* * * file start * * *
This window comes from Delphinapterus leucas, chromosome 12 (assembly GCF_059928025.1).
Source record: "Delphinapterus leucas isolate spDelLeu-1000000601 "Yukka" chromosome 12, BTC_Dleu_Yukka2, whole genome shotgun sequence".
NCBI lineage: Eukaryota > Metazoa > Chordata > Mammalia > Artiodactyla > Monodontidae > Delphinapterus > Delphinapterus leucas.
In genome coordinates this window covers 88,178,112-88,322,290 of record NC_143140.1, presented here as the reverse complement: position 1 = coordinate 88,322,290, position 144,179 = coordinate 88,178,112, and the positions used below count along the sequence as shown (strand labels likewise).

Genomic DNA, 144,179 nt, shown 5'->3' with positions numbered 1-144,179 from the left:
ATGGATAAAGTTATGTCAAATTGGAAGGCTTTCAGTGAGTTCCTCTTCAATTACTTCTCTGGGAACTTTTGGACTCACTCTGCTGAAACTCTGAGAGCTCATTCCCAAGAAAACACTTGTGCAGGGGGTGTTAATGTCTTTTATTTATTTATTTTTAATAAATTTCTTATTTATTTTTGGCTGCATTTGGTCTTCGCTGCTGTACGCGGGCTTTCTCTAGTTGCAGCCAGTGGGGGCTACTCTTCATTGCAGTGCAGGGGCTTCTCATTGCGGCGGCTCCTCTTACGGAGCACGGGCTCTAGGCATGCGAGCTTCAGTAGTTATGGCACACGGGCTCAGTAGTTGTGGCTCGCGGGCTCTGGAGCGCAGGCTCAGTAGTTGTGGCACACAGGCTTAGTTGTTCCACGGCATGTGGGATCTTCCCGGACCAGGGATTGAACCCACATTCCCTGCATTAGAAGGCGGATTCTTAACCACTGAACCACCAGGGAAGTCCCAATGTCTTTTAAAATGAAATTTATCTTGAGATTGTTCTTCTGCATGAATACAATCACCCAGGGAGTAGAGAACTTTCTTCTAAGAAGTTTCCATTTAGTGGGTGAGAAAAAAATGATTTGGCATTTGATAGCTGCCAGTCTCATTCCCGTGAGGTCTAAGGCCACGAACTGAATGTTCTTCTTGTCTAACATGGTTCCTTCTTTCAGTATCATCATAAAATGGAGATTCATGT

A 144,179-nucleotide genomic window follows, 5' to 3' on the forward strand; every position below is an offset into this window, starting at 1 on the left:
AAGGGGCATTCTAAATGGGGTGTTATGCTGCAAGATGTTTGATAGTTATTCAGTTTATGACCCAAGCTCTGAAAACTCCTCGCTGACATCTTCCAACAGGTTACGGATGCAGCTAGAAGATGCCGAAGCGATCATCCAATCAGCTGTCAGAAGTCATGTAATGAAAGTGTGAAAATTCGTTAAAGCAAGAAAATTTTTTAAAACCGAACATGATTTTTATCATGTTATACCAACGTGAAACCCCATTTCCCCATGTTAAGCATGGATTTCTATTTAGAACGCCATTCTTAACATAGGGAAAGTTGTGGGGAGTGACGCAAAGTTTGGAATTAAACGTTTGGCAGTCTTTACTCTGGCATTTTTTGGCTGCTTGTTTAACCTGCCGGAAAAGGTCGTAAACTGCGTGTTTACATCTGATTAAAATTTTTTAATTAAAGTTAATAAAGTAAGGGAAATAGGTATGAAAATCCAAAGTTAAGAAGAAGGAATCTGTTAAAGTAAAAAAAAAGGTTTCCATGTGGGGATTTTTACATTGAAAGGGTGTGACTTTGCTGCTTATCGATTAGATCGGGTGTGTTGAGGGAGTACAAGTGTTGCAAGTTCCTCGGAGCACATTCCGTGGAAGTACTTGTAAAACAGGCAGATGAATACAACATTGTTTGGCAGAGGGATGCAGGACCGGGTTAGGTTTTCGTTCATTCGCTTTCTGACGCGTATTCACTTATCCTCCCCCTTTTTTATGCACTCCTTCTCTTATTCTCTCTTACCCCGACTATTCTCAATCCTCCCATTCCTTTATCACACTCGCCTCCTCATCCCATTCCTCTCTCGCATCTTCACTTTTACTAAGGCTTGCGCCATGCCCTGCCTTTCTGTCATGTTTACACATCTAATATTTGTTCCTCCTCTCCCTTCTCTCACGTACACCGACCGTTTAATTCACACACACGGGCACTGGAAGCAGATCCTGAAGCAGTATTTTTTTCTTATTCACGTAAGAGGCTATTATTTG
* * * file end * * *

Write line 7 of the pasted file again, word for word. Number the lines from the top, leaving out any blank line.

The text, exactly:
A 144,179-nucleotide genomic window follows, 5' to 3' on the forward strand; every position below is an offset into this window, starting at 1 on the left: